While newly enfranchised white women, political leaders, and newspaper editors encouraged women to exercise their new rights and register to vote after the passage of the Nineteenth Amendment, efforts to register by Black women were largely discouraged or prohibited. Because of the threat of conflict with whites, even some Black men discouraged Black women from trying to vote.
When Black women showed up in larger numbers than white women in some polling places, Democratic politicians feared the end of Democratic Party domination in the state. Democratic leaders believed that Black voters would vote Republican, and indeed most Black voters had historically supported the "anti-slavery party" of Abraham Lincoln.
Contemporary ewspaper articles reveal the concerns held by whites about Black women voting. Progressive papers which supported equal rights reported about the difficulties Black women faced when attempting to register to vote.
Emma Ingold Bost. Songs in many keys. [Hickory, N.C.]: [Clay Printing Co.] 1920.
A poem from white North Carolina poet Sarah Emma Ingold Bost (1859-1942) celebrates voting rights for women.
W.O. Saunders. "Bad Leadership," Independent, Friday, October 8, 1920
W.O. Saunders. "1000 Women in County Register," Independent, Friday, October 29, 1920
W.O. Saunders, a progressive white newspaper publisher, reported about the problems that Black women faced when they tried to register to vote after passage of the Nineteenth Amendment. White supremacist politicians suppressed the right of Black men to vote with the passage of the Suffrage Amendment to North Carolina’s constitution in 1900, which required that voters be able to read and write any section of the Constitution in the English language. The October 29 issue states that although educated Black women could pass the test, they "prefer disfranchisement to the humiliation of examination by hostile registrars."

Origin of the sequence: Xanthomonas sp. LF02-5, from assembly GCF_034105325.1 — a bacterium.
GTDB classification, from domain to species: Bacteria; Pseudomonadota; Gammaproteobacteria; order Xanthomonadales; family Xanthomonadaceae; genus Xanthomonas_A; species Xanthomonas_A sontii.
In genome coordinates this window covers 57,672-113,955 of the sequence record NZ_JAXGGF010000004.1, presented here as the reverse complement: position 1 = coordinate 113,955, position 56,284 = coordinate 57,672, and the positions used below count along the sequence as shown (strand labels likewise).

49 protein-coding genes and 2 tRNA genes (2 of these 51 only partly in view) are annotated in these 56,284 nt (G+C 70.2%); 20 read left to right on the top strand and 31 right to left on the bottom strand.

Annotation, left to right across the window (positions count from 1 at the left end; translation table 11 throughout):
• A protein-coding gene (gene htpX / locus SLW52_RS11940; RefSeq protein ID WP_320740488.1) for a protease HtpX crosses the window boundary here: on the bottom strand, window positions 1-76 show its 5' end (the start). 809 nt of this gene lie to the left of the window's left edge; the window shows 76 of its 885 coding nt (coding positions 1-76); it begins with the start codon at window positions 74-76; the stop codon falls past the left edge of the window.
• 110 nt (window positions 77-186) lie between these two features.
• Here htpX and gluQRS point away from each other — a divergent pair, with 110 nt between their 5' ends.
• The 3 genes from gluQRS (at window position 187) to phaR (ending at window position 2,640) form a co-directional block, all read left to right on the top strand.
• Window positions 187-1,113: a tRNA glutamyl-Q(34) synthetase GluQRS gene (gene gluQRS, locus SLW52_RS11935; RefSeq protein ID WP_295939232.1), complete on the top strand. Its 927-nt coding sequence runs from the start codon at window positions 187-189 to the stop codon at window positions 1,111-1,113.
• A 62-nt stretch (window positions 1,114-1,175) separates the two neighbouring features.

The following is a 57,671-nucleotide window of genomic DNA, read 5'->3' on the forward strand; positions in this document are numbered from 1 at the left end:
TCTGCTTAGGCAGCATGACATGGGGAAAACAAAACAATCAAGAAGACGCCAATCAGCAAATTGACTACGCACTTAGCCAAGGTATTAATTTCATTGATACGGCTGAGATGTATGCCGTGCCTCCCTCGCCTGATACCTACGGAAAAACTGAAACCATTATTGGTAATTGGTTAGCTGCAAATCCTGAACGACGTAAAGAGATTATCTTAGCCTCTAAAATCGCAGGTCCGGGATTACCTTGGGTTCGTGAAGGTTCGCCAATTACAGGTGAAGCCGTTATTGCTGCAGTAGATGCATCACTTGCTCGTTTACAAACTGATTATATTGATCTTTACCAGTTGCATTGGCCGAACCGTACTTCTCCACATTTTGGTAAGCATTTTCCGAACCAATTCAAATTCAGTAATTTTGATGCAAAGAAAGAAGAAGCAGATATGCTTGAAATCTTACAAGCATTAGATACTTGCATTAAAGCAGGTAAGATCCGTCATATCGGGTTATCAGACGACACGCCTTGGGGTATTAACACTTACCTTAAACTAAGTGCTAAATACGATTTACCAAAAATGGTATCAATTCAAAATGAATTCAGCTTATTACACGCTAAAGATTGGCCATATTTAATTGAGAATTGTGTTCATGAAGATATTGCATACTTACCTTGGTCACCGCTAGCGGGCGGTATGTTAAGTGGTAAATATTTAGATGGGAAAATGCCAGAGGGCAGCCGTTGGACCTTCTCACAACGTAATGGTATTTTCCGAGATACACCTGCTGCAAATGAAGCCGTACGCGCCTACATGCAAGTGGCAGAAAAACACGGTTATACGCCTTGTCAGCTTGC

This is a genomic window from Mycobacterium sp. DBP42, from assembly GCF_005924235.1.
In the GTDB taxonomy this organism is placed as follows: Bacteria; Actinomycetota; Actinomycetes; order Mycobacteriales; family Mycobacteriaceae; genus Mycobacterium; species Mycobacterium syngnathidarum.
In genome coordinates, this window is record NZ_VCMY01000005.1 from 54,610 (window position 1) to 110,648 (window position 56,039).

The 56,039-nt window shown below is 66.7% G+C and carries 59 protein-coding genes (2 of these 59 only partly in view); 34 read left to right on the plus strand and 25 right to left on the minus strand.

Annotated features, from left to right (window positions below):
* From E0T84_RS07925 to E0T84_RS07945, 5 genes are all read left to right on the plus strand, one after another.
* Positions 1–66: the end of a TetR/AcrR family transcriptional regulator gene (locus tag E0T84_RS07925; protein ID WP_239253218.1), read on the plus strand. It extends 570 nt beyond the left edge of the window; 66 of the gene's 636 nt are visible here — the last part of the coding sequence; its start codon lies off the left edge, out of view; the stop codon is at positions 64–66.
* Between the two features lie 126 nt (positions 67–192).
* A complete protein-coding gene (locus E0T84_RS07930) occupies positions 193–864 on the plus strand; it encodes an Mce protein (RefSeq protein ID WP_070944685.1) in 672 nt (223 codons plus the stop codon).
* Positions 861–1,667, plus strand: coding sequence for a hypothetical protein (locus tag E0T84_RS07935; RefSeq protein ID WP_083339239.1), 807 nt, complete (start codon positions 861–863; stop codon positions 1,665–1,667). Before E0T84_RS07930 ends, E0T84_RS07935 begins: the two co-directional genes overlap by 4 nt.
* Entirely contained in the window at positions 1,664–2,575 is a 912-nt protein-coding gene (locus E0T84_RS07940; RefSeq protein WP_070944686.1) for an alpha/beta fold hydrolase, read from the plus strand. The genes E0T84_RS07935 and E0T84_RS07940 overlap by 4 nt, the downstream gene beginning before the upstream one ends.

"Negro Women are Registering Fast," Rocky Mount Telegram, Saturday, September 18, 1920
Perhaps as a warning to white North Carolina voters, the Rocky Mount Telegram reported that Black women were overwhelming the registration headquarters in Richmond, Virginia, "outnumbering white women nearly three to one."
"Negro Women Tried to Register at Asheville," News-Herald (Morganton), Thursday, October 21, 1920
Black women showed up in large numbers at Asheville polling sites, which drew attention to the fact that white women were not. The News Herald attributes the high level of interest among Black women to mass meetings organized by Republicans.
"Advises Negro Women to Stay Out," Gastonia Gazette, Tuesday, October 12, 1920
James B. Dudley, the president of Greensboro’s Agricultural and Technical College for African American students, wrote a letter to Black women that was reprinted and commented on in papers across the state. Dudley believed that Blacks had made important strides toward living peacefully alongside whites and that these gains would be lost if Black women began to push for their constitutional rights. This article agrees with Dudley’s advice, stating that "no matter what may be in the Constitution or the statute law, nothing is to be gained by the attempt to an inferior to coerce a superior race."
"Colored Women Voting" Lenoir News Topic, Friday, October 15, 1920
Following James Dudley’s appeal, Edward Hayes, a Black Caldwell County junk dealer, appeals to Black women to stay away from the polls and instead “get right with God.” Hayes reveals a common belief of the time that women should not “mix up in politics.”
"Unsavory Politics," Beaufort News (NC), Thursday, October 14, 1920
"Colored Women's Rights Association Gives Good Advice to Negro Voters," Stanly News-Herald (Albemarle), September 24, 1920
In September 1920, Black women in North Carolina received letters urging them to register and vote for the Republican ticket on November 2, 1920. One copy of the letter was mistakenly sent to a white woman who then made it public. The letter, reprinted by papers across the state, declared the “time for negroes has come,” and others contained statements that proved incendiary to some white readers. Some papers attributed the authorship of the letter to Dr. Charlotte Hawkins Brown, a prominent Black suffragist and leader of the State Federation of Colored Women’s Clubs. But no one, including Brown, admitted penning the letter, and many Republicans labelled it a "Democratic trick."